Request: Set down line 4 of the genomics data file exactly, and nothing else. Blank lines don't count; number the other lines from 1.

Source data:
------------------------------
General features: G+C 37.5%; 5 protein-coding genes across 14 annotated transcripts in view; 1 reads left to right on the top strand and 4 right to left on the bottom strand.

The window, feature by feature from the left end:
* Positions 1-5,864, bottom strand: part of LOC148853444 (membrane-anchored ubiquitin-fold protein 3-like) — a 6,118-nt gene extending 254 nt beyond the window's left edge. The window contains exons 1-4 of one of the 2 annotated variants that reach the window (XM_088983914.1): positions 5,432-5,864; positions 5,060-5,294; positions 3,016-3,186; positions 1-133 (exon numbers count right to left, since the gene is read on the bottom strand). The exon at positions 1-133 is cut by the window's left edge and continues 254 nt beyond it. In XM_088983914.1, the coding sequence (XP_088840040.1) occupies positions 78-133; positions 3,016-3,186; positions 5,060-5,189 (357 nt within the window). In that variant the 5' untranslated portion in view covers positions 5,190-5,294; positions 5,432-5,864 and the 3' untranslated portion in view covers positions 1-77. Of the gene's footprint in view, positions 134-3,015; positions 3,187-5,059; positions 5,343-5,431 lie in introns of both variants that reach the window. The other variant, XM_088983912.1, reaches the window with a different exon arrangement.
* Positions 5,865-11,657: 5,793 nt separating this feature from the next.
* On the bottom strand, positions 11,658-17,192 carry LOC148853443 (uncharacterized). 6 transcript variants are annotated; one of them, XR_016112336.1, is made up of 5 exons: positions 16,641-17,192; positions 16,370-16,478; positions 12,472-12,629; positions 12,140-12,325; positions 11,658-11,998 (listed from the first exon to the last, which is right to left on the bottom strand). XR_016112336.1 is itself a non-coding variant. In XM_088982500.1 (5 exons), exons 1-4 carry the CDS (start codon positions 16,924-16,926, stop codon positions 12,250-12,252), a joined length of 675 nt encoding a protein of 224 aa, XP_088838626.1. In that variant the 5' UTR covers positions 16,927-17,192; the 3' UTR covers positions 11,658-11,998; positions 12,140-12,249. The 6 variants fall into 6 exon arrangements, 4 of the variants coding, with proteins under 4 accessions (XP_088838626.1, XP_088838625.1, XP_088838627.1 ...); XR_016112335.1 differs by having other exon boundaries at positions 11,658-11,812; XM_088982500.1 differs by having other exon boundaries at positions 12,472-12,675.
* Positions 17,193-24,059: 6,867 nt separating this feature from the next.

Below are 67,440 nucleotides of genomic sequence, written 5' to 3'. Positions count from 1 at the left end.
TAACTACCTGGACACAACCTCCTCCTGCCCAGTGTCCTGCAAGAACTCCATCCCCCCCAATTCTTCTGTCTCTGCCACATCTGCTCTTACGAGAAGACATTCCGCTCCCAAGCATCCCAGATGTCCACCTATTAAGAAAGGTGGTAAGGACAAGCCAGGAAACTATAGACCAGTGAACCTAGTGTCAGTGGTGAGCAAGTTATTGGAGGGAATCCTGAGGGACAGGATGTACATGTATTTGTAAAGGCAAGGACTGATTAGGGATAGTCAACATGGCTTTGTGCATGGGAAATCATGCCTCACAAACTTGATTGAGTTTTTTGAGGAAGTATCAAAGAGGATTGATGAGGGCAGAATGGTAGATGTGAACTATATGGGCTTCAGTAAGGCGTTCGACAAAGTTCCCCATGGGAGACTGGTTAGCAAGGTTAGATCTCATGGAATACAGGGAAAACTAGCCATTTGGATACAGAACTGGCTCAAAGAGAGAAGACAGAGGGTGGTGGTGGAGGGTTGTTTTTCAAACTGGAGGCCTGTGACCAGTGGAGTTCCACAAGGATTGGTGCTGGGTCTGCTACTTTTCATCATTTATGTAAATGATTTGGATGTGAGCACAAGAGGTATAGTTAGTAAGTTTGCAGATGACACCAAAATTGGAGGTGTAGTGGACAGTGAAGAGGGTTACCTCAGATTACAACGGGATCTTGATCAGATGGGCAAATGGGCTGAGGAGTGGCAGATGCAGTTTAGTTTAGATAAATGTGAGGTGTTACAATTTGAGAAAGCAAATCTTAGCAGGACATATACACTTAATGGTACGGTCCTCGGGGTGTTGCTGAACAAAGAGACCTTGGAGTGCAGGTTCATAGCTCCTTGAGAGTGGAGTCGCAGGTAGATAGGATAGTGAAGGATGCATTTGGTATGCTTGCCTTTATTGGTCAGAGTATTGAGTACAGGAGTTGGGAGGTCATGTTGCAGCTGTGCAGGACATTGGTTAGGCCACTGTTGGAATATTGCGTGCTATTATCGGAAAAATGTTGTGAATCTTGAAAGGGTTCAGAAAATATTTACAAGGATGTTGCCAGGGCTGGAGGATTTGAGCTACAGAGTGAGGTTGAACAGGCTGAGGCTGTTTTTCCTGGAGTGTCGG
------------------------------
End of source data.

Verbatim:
* Positions 5,865-11,657: 5,793 nt separating this feature from the next.